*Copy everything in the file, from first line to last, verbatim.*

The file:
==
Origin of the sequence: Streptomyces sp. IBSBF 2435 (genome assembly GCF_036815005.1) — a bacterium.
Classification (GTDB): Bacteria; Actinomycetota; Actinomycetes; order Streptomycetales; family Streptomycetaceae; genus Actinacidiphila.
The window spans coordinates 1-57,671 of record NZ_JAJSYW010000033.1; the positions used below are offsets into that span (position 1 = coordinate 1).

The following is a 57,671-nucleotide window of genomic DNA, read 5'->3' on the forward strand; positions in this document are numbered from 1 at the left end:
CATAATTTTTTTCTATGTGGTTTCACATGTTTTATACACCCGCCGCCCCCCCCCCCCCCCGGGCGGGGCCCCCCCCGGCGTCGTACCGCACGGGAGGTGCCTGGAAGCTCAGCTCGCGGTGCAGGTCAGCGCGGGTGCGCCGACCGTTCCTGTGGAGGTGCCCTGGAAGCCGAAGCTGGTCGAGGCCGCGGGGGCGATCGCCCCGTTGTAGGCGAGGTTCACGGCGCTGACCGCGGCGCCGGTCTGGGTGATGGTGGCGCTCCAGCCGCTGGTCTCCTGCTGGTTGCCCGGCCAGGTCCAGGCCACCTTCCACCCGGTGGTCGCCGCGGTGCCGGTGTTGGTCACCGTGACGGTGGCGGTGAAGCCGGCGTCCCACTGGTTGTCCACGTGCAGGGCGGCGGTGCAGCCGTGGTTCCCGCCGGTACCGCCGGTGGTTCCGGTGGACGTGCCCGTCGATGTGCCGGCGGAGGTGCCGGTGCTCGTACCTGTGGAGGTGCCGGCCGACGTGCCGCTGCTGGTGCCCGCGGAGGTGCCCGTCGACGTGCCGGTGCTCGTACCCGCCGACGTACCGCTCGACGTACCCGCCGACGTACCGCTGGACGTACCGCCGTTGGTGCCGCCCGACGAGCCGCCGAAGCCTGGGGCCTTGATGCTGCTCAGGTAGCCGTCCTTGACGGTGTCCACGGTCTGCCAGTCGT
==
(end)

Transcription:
Origin of the sequence: Streptomyces sp. IBSBF 2435 (genome assembly GCF_036815005.1) — a bacterium.
Classification (GTDB): Bacteria; Actinomycetota; Actinomycetes; order Streptomycetales; family Streptomycetaceae; genus Actinacidiphila.
The window spans coordinates 1-57,671 of record NZ_JAJSYW010000033.1; the positions used below are offsets into that span (position 1 = coordinate 1).

The following is a 57,671-nucleotide window of genomic DNA, read 5'->3' on the forward strand; positions in this document are numbered from 1 at the left end:
CATAATTTTTTTCTATGTGGTTTCACATGTTTTATACACCCGCCGCCCCCCCCCCCCCCCGGGCGGGGCCCCCCCCGGCGTCGTACCGCACGGGAGGTGCCTGGAAGCTCAGCTCGCGGTGCAGGTCAGCGCGGGTGCGCCGACCGTTCCTGTGGAGGTGCCCTGGAAGCCGAAGCTGGTCGAGGCCGCGGGGGCGATCGCCCCGTTGTAGGCGAGGTTCACGGCGCTGACCGCGGCGCCGGTCTGGGTGATGGTGGCGCTCCAGCCGCTGGTCTCCTGCTGGTTGCCCGGCCAGGTCCAGGCCACCTTCCACCCGGTGGTCGCCGCGGTGCCGGTGTTGGTCACCGTGACGGTGGCGGTGAAGCCGGCGTCCCACTGGTTGTCCACGTGCAGGGCGGCGGTGCAGCCGTGGTTCCCGCCGGTACCGCCGGTGGTTCCGGTGGACGTGCCCGTCGATGTGCCGGCGGAGGTGCCGGTGCTCGTACCTGTGGAGGTGCCGGCCGACGTGCCGCTGCTGGTGCCCGCGGAGGTGCCCGTCGACGTGCCGGTGCTCGTACCCGCCGACGTACCGCTCGACGTACCCGCCGACGTACCGCTGGACGTACCGCCGTTGGTGCCGCCCGACGAGCCGCCGAAGCCTGGGGCCTTGATGCTGCTCAGGTAGCCGTCCTTGACGGTGTCCACGGTCTGCCAGTCGT